The resulting FBI investigation “corroborates Cannon’s assertion ... and reaffirms the predication for the instant investigation,” Davis said in the affidavit.
That investigation remains open. Both the city of Charlotte and Mecklenburg County government have been served with sweeping subpoenas connected to the probe.
The success rate of entrapment as a defense is not high, says Richard Myers, a former federal prosecutor and now associate dean of the UNC School of Law.
“Many more people claim entrapment than were entrapped, partly because people don’t know what it means,” he said. “Offering temptation to someone who is open to being tempted is not entrapment.”
The government’s role in undercover corruption cases recently played before a worldwide audience. The film “American Hustle” presents Hollywood’s version of the notorious “Abscam” scandal of the late 1970s.
It led to bribery convictions against seven members of Congress along with other officials. But Abscam also was criticized for the FBI’s tactics. In response, federal rules regulating undercover stings of elected officials became far more strict.
Chris Swecker, a Charlotte consultant and attorney, signed off on dozens of public corruption stings as head of the FBI’s criminal division. He says investigations such as Cannon’s receive top-level oversight.
Agents must get prior approval from an FBI review committee and the agency’s director or his designate, according to the U.S. Attorneys Manual. The agents’ strategy and behavior are critiqued, then regularly reviewed after the operation is underway. For instance, any bribes involved can’t be so big that resistance is unlikely.
Swecker says agents must prove the criminal “predisposition” of their target before their investigation can start.
With a public figure involved, he says, that standard “takes a good deal of corroboration. It just can’t be ‘Someone said it.’ ”
To prove a bribe, prosecutors often must present a direct link between a payoff and a specific promise or action by the official who took the money.
In his affidavit, the FBI’s Davis describes a “quid pro quo” relationship between Cannon and the undercover agents.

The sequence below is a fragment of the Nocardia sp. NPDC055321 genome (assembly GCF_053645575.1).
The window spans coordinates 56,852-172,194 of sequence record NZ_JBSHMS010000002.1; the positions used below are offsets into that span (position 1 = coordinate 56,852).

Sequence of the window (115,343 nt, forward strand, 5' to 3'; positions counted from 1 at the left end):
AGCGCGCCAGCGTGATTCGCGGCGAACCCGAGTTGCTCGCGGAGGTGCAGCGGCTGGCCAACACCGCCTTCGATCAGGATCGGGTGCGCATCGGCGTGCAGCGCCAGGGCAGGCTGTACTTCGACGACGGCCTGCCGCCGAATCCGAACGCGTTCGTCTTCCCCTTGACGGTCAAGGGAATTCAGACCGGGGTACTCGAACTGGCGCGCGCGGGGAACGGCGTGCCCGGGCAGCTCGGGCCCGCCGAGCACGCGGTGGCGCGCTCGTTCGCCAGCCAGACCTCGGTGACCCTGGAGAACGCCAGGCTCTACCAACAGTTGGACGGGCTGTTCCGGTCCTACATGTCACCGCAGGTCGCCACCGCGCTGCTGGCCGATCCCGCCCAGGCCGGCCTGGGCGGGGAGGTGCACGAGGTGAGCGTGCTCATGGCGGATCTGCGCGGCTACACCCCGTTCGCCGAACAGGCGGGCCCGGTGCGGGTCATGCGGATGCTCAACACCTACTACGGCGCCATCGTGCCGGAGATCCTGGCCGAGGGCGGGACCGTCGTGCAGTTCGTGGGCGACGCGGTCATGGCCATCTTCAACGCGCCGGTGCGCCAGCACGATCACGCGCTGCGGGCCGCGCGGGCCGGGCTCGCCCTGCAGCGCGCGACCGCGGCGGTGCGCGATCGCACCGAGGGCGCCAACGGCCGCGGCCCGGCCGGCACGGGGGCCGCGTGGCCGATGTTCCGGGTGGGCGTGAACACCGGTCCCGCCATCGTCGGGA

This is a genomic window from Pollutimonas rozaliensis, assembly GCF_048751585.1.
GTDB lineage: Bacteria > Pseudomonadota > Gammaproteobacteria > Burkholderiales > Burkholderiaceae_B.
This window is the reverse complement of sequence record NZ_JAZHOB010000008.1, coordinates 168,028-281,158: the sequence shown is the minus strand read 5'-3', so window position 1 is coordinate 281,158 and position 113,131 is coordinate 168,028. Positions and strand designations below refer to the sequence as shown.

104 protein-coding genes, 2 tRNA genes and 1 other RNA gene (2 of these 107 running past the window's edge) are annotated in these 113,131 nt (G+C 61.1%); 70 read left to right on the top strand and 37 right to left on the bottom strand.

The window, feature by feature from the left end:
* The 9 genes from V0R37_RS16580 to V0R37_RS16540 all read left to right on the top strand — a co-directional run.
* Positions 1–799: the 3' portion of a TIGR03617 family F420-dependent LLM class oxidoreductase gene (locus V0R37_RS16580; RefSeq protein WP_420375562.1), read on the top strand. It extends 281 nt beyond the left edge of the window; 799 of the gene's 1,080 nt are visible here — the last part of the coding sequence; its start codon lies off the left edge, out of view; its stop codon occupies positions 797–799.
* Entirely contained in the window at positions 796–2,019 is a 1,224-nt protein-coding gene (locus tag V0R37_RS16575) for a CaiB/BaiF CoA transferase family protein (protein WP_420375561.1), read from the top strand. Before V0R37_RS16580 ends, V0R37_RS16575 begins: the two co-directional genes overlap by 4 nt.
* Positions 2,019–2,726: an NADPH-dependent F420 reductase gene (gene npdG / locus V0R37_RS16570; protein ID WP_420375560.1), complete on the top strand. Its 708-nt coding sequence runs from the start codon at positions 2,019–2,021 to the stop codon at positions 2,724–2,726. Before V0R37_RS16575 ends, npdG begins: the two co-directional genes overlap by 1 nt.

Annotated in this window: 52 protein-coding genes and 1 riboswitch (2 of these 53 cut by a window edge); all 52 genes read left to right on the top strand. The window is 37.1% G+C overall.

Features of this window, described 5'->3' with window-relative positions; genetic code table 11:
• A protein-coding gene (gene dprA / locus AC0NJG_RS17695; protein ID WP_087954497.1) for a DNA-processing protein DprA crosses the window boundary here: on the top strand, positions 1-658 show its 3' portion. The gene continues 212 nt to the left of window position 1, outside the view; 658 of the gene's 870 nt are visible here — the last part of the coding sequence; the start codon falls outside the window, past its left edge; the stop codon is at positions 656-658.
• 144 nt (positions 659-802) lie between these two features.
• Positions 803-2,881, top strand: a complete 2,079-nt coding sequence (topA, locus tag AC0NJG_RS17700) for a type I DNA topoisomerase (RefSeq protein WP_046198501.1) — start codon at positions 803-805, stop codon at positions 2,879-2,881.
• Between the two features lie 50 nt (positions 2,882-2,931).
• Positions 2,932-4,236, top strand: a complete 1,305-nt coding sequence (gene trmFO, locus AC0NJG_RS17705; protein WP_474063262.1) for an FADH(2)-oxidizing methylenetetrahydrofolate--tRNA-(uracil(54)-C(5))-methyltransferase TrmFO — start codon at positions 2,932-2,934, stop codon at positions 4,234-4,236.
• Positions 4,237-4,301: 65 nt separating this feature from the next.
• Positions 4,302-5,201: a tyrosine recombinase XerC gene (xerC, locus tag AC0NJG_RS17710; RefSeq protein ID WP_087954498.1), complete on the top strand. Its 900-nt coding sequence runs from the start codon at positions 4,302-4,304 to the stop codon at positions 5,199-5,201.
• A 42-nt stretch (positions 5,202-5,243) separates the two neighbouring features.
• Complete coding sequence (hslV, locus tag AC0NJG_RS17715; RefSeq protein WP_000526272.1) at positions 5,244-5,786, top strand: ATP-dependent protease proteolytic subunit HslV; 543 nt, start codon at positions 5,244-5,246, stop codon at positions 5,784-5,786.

Throughout, Cannon is portrayed as making multiple promises to intercede with zoning, planning or liquor license applications for the agents’ fictitious projects.
Last summer, the FBI says Cannon and his wife received a free trip to Las Vegas, a hotel room and $6,000 in cash after Cannon agreed to use his official position to recruit a group of foreign investors. Back in Charlotte, he received another $10,000 after one of those investors signed on, the affidavit says.
The circumstances of Cannon’s first payment remain somewhat ambiguous. In December 2012, Cannon asked an undercover agent for what he described as “an investment” in his new business. Cannon wanted $40,000, according to the affidavit. The agent offered $12,500, making it clear to Cannon what he expected in return.
“Make sure I don’t run into any problems (with the nightclub),” he said.
“I’ll definitely help you out,” Cannon responded.
The money changed hands that January, the affidavit says. The next day Cannon expressed misgivings about how the payment might appear and raised the possibility of giving the money back. He never did, the affidavit says.
If that were the only example of an alleged bribe, Cannon’s potential claims of entrapment might find traction with a jury, experts say. But according to the affidavit, Cannon took four more payments over the next 12 months, including $20,000 delivered to him at the mayor’s office two months ago. During that meeting, according the the affidavit, Cannon solicited $1.25 million more.
According to former prosecutor Myers, proving a pattern of criminal activity helps clear up any jury confusion over the motives behind a payment.
“You might say there are multiple ways for a jury to give a defendant a benefit of the doubt,” he said. “Eventually you reach a pattern of practice where you remove all doubt.”
Cooney, though, says the defense may be able to keep questions in the jury’s mind.
“I think that you say that (Cannon) was just talking big, that he was never asked to actually do anything for the money, and that as a part-time mayor he is entitled also to have business interests,” Cooney said.
“The law requires a ‘quid pro quo,’ and while the government contends there was an understanding, there was no act.”